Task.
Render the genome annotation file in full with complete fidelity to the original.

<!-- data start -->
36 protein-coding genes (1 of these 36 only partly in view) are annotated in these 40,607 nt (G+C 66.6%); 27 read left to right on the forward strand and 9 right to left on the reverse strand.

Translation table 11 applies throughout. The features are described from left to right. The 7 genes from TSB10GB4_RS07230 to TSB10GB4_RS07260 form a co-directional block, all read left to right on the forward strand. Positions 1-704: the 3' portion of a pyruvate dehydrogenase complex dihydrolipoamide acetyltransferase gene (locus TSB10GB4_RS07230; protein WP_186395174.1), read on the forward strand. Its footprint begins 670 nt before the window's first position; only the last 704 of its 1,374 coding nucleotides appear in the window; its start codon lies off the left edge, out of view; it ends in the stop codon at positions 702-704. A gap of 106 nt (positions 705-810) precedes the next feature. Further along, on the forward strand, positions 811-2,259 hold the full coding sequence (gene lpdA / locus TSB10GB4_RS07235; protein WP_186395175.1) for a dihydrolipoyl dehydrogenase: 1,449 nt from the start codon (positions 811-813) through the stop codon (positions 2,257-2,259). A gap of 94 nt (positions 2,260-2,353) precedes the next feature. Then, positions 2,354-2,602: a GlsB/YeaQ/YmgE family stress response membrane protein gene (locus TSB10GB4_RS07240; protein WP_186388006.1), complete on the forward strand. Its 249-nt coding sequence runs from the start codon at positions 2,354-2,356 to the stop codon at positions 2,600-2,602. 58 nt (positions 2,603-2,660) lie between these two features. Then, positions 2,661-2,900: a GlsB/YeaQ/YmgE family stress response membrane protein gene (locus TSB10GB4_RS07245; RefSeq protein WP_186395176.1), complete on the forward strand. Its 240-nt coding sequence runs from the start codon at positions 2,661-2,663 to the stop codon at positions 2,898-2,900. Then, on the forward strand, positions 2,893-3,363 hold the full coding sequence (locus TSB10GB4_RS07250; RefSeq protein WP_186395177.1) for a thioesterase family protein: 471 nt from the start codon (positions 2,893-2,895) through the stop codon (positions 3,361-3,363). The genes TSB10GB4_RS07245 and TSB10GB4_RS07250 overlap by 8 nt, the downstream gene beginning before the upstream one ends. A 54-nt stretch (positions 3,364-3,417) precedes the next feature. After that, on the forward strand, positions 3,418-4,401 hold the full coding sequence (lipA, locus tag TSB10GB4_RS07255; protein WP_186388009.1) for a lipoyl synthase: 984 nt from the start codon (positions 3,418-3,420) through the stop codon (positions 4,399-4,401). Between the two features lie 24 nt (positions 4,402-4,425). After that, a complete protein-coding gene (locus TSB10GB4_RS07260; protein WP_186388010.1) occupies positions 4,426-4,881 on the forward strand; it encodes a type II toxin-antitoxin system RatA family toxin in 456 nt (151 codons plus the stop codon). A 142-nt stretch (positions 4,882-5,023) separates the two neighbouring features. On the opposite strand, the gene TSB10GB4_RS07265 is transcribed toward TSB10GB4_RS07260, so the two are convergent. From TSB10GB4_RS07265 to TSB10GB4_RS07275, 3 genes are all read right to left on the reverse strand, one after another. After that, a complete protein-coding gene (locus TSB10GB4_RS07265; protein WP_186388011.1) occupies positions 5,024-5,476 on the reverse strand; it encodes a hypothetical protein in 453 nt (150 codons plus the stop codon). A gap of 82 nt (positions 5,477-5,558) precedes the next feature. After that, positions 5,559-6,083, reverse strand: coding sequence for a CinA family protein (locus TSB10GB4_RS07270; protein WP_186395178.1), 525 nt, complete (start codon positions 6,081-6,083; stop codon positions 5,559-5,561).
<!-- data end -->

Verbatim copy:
36 protein-coding genes (1 of these 36 only partly in view) are annotated in these 40,607 nt (G+C 66.6%); 27 read left to right on the forward strand and 9 right to left on the reverse strand.

Translation table 11 applies throughout. The features are described from left to right. The 7 genes from TSB10GB4_RS07230 to TSB10GB4_RS07260 form a co-directional block, all read left to right on the forward strand. Positions 1-704: the 3' portion of a pyruvate dehydrogenase complex dihydrolipoamide acetyltransferase gene (locus TSB10GB4_RS07230; protein WP_186395174.1), read on the forward strand. Its footprint begins 670 nt before the window's first position; only the last 704 of its 1,374 coding nucleotides appear in the window; its start codon lies off the left edge, out of view; it ends in the stop codon at positions 702-704. A gap of 106 nt (positions 705-810) precedes the next feature. Further along, on the forward strand, positions 811-2,259 hold the full coding sequence (gene lpdA / locus TSB10GB4_RS07235; protein WP_186395175.1) for a dihydrolipoyl dehydrogenase: 1,449 nt from the start codon (positions 811-813) through the stop codon (positions 2,257-2,259). A gap of 94 nt (positions 2,260-2,353) precedes the next feature. Then, positions 2,354-2,602: a GlsB/YeaQ/YmgE family stress response membrane protein gene (locus TSB10GB4_RS07240; protein WP_186388006.1), complete on the forward strand. Its 249-nt coding sequence runs from the start codon at positions 2,354-2,356 to the stop codon at positions 2,600-2,602. 58 nt (positions 2,603-2,660) lie between these two features. Then, positions 2,661-2,900: a GlsB/YeaQ/YmgE family stress response membrane protein gene (locus TSB10GB4_RS07245; RefSeq protein WP_186395176.1), complete on the forward strand. Its 240-nt coding sequence runs from the start codon at positions 2,661-2,663 to the stop codon at positions 2,898-2,900. Then, on the forward strand, positions 2,893-3,363 hold the full coding sequence (locus TSB10GB4_RS07250; RefSeq protein WP_186395177.1) for a thioesterase family protein: 471 nt from the start codon (positions 2,893-2,895) through the stop codon (positions 3,361-3,363). The genes TSB10GB4_RS07245 and TSB10GB4_RS07250 overlap by 8 nt, the downstream gene beginning before the upstream one ends. A 54-nt stretch (positions 3,364-3,417) precedes the next feature. After that, on the forward strand, positions 3,418-4,401 hold the full coding sequence (lipA, locus tag TSB10GB4_RS07255; protein WP_186388009.1) for a lipoyl synthase: 984 nt from the start codon (positions 3,418-3,420) through the stop codon (positions 4,399-4,401). Between the two features lie 24 nt (positions 4,402-4,425). After that, a complete protein-coding gene (locus TSB10GB4_RS07260; protein WP_186388010.1) occupies positions 4,426-4,881 on the forward strand; it encodes a type II toxin-antitoxin system RatA family toxin in 456 nt (151 codons plus the stop codon). A 142-nt stretch (positions 4,882-5,023) separates the two neighbouring features. On the opposite strand, the gene TSB10GB4_RS07265 is transcribed toward TSB10GB4_RS07260, so the two are convergent. From TSB10GB4_RS07265 to TSB10GB4_RS07275, 3 genes are all read right to left on the reverse strand, one after another. After that, a complete protein-coding gene (locus TSB10GB4_RS07265; protein WP_186388011.1) occupies positions 5,024-5,476 on the reverse strand; it encodes a hypothetical protein in 453 nt (150 codons plus the stop codon). A gap of 82 nt (positions 5,477-5,558) precedes the next feature. After that, positions 5,559-6,083, reverse strand: coding sequence for a CinA family protein (locus TSB10GB4_RS07270; protein WP_186395178.1), 525 nt, complete (start codon positions 6,081-6,083; stop codon positions 5,559-5,561).